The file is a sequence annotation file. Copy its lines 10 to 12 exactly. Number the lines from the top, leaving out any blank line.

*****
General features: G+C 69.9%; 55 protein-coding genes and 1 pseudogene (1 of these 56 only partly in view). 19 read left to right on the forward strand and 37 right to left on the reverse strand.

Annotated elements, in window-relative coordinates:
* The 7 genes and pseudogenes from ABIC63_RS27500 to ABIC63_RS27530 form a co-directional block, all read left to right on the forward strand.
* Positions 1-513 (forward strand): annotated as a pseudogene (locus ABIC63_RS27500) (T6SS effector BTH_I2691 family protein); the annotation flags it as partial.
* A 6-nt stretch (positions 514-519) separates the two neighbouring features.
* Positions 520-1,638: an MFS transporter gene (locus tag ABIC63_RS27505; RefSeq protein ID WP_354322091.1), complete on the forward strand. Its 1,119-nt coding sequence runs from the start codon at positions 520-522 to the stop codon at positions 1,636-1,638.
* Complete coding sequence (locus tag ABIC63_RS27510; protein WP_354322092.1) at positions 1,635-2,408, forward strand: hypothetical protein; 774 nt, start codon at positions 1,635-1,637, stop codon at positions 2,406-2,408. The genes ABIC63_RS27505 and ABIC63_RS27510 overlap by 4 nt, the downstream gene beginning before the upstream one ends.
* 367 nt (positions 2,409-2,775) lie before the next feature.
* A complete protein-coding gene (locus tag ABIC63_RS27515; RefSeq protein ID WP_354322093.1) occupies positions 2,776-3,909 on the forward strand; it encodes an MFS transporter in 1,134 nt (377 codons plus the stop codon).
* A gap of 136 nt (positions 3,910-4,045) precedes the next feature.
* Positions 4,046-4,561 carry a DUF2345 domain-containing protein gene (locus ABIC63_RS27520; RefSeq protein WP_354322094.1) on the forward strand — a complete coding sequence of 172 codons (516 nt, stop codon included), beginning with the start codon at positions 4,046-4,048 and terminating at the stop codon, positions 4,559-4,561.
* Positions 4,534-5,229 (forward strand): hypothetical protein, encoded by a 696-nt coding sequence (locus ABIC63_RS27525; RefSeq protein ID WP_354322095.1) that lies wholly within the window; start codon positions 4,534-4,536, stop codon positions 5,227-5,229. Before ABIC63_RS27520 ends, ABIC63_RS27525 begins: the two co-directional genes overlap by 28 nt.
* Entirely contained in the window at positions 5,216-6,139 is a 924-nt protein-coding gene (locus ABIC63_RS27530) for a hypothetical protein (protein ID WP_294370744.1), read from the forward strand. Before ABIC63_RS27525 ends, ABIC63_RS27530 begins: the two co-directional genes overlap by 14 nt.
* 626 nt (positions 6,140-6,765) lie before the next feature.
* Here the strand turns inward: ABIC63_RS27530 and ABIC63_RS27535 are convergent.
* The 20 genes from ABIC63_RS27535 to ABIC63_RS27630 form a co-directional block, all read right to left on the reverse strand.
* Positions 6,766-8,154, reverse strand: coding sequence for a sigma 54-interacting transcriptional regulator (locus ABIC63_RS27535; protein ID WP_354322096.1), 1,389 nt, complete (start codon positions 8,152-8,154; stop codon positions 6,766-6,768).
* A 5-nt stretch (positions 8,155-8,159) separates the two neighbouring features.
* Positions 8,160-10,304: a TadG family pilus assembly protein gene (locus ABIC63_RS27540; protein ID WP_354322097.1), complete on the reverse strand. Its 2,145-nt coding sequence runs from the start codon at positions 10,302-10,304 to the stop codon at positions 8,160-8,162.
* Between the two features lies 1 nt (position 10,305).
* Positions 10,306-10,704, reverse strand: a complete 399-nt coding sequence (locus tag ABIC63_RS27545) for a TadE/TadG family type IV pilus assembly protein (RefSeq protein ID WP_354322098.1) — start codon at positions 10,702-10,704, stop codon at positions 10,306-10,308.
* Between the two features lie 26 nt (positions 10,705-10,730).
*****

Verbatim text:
* A gap of 136 nt (positions 3,910-4,045) precedes the next feature.
* Positions 4,046-4,561 carry a DUF2345 domain-containing protein gene (locus ABIC63_RS27520; RefSeq protein WP_354322094.1) on the forward strand — a complete coding sequence of 172 codons (516 nt, stop codon included), beginning with the start codon at positions 4,046-4,048 and terminating at the stop codon, positions 4,559-4,561.
* Positions 4,534-5,229 (forward strand): hypothetical protein, encoded by a 696-nt coding sequence (locus ABIC63_RS27525; RefSeq protein ID WP_354322095.1) that lies wholly within the window; start codon positions 4,534-4,536, stop codon positions 5,227-5,229. Before ABIC63_RS27520 ends, ABIC63_RS27525 begins: the two co-directional genes overlap by 28 nt.